Why the Lib Dems' funding crisis could end the coalition early

Faced with mounting debts, the party may be forced to leave government in order to reclaim the "short money" provided to opposition parties.

Whether or not Joan Edwards's £520,000 bequest was intended for the government of the day or whichever party formed the government, there's no doubt that the Lib Dems could have done with the money (they received £99,423 based on their share of MPs and ministers). The party ran a deficit of £410,951 last year (the only one of the three main parties to do so) largely due to a 13% fall in its membership to 42,501, a decline of 35% since 2010 (when it stood at 65,038) and the lowest annual figure in the party's 23-year history.

While the party insists that its Finance & Administration Committee "has taken steps to ensure that satisfactory surpluses will be achieved in 2013 and 2014" (having previously projected a surplus of £200,000 for 2012), this will likely mean cutting back on campaign spending, something the party can ill afford to do given the political obstacles it faces and the decimation of its councillor base (many of whom pay a tithe of 10% to their local parties). 

Lib Dem finances have also been hit by the loss of "short money", the state funding made available to assist opposition parties with their costs. The party received £1.7m from this source in 2009-10 and its removal forced it to make more than 20 staff redundant. Over the five year parliament, the loss amounts to nearly £9m. 

With an eye to this, one scenario put to me by several in Westminster is that the Lib Dems will ultimately be forced to return to opposition in advance of the 2015 general election in order to reclaim the short money they'll need to mount anything like an adequate campaign. 

It's worth noting that before the defeat of the boundary changes in January, there was talk of the Tories doing a "cash-for-seats" deal with the Lib Dems under which the party would receive millions in state funding in return for supporting the review. It didn't come to pass (would anything have looked more grubby?) but it shows that the issue hasn't escaped the attention of Conservative ministers. Rather than an epic tussle over policy, the coalition could yet fall based on the inescapable fact that the Lib Dems are running out money.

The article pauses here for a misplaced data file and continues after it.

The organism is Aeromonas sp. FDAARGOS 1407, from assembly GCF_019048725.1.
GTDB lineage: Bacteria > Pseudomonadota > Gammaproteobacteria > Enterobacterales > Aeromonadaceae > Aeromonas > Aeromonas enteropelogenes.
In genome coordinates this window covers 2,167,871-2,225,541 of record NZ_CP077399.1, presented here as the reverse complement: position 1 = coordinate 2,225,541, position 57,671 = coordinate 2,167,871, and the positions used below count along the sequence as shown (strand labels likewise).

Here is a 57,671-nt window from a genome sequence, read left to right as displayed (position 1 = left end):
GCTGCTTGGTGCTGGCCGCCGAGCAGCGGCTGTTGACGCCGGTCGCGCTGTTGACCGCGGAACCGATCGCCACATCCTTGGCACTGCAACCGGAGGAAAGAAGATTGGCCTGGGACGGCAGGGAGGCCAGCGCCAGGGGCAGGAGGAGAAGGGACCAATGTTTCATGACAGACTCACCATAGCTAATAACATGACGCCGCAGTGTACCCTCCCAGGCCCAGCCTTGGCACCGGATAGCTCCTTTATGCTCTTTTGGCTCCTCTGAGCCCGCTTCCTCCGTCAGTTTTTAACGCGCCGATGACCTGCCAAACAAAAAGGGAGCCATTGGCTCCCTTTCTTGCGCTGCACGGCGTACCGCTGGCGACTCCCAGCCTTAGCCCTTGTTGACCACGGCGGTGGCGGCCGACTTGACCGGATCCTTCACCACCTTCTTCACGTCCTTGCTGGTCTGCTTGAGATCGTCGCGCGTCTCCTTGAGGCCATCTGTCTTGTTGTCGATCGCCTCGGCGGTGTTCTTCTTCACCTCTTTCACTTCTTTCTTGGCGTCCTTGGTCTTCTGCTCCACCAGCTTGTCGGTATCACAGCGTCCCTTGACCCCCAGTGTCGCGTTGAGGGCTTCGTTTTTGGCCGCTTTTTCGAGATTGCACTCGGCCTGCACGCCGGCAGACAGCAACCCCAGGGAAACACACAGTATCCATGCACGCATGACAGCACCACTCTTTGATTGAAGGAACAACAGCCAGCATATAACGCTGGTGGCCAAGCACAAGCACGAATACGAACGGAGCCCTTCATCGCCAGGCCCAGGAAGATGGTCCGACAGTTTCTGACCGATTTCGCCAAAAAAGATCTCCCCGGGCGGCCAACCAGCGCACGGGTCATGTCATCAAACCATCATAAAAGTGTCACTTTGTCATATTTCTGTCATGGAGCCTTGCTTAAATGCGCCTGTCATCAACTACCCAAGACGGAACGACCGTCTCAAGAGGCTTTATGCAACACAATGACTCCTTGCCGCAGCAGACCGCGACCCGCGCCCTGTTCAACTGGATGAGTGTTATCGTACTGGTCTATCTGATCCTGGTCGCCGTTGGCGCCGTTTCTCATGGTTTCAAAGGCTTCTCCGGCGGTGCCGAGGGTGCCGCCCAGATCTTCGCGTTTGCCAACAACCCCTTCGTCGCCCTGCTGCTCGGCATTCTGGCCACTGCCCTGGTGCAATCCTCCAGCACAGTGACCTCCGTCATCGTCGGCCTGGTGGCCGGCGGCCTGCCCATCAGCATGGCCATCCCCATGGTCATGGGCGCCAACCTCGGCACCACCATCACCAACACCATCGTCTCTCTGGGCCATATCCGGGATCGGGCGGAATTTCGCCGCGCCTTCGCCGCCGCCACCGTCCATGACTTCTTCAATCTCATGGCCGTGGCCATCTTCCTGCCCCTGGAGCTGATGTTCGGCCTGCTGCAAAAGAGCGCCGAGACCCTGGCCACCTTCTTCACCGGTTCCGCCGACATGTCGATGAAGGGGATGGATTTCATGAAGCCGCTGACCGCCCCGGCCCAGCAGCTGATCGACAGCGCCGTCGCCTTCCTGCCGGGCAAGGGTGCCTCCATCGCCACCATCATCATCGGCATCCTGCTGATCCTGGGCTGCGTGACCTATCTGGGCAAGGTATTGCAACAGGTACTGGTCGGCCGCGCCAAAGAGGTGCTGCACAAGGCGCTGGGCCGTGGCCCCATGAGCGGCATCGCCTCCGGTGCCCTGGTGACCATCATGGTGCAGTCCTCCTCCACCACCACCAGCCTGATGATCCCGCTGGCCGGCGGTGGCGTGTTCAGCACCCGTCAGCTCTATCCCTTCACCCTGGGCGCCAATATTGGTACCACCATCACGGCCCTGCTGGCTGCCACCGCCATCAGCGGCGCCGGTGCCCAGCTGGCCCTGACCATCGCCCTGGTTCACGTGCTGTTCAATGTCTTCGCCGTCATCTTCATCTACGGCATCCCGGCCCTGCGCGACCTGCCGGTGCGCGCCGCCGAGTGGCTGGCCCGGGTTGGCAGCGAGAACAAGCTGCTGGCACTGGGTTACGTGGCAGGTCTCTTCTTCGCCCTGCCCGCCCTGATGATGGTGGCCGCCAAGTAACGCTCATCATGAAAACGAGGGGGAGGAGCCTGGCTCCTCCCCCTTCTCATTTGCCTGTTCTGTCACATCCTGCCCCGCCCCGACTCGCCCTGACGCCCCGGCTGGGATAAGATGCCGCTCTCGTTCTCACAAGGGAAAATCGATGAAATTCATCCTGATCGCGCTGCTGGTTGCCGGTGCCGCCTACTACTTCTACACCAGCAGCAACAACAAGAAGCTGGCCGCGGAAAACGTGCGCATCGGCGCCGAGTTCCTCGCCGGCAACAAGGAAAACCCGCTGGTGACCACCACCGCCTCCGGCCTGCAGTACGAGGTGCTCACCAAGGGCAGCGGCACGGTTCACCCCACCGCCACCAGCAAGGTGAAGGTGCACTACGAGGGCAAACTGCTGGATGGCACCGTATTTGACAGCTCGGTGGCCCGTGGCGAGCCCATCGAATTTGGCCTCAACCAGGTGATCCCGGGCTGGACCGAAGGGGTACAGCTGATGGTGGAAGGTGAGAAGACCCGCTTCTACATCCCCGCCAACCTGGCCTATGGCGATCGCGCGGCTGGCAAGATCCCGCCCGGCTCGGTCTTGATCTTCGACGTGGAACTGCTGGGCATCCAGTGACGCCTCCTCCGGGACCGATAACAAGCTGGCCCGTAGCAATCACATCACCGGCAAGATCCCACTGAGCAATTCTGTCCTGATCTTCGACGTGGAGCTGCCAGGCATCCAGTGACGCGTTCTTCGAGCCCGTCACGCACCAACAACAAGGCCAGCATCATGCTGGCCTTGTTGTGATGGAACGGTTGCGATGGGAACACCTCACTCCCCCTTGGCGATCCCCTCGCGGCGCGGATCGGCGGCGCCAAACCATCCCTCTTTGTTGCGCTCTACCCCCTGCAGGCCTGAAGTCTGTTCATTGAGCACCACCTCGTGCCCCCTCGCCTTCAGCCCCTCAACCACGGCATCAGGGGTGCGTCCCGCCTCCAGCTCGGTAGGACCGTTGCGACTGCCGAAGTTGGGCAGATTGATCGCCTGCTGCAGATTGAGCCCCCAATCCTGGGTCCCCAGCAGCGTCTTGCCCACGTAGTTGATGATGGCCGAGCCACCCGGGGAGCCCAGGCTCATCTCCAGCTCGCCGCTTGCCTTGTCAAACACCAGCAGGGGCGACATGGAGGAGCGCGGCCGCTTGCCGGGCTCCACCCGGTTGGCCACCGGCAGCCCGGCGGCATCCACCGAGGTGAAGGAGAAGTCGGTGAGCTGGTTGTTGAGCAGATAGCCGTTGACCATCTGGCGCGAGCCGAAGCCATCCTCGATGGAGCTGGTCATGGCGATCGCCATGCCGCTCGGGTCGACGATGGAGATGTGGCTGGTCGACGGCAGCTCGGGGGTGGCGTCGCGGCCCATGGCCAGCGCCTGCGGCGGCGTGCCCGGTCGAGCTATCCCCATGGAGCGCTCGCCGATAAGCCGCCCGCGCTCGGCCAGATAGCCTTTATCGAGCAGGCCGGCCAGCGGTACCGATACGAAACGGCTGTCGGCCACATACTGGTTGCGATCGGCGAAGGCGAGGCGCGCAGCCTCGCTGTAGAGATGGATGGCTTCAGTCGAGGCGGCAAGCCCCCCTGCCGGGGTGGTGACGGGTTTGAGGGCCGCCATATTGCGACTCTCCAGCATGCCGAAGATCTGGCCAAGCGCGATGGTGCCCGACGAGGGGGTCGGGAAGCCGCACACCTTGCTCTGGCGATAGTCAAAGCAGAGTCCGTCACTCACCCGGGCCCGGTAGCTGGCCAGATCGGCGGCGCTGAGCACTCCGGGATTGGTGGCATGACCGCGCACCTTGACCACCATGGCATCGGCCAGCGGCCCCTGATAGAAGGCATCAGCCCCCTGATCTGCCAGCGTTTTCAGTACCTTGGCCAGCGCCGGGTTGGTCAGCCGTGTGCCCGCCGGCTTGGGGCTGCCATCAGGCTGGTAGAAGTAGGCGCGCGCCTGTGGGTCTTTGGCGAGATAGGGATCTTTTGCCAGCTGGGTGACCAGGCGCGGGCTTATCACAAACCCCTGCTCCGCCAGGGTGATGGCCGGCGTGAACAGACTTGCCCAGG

Nick Clegg makes a speech at the G8 Open for Growth - Trade, Tax andTransparency conference at Lancaster House in central London on June 15, 2013. Photograph: Getty Images.

George Eaton is political editor of the New Statesman.

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Appreciate the full horror of Nigel Farage's pro-Trump speech

The former Ukip leader has appeared at a Donald Trump rally. It went exactly as you would expect.

It is with a heavy heart that I must announce Nigel Farage is at it again.

The on-again, off-again Ukip leader and current Member of the European Parliament has appeared at a Donald Trump rally to lend his support to the presidential candidate.

It was, predictably, distressing.

Farage started by telling his American audience why they, like he, should be positive.

"I come to you from the United Kingdom"

Okay, good start. Undeniably true.

"– with a message of hope –

Again, probably quite true.

Image: Clearly hopeful (Wikipedia Screenshot)

– and optimism.”

Ah.

Image: Nigel Farage in front of a poster showing immigrants who are definitely not European (Getty)

He continues: “If the little people, if the real people–”

Wait, what?

Why is Trump nodding sagely at this?

The little people?

Image: It's a plane with the name Trump on it (Wikimedia Commons)

THE LITTLE PEOPLE?

Image: It's the word Trump on the side of a skyscraper I can't cope with this (Pixel)

THE ONLY LITTLE PERSON CLOSE TO TRUMP IS RIDING A MASSIVE STUFFED LION

Image: I don't even know what to tell you. It's Trump and his wife and a child riding a stuffed lion. 

IN A PENTHOUSE

A PENTHOUSE WHICH LOOKS LIKE LIBERACE WAS LET LOOSE WITH THE GILT ON DAY FIVE OF A PARTICULARLY BAD BENDER

Image: So much gold. Just gold, everywhere.

HIS WIFE HAS SO MANY BAGS SHE HAS TO EMPLOY A BAG MAN TO CARRY THEM

Image: I did not even know there were so many styles of Louis Vuitton, and my dentists has a lot of old copies of Vogue.

Anyway. Back to Farage, who is telling the little people that they can win "against the forces of global corporatism".

 

Image: Aaaaarggghhhh (Wikipedia Screenshot)

Ugh. Okay. What next? Oh god, he's telling them they can have a Brexit moment.

“... you can beat Washington...”

“... if enough decent people...”

“...are prepared to stand up against the establishment”

Image: A screenshot from Donald Trump's Wikipedia page.

I think I need a lie down.

Watch the full clip here:

Stephanie Boland is digital assistant at the New Statesman. She tweets at @stephanieboland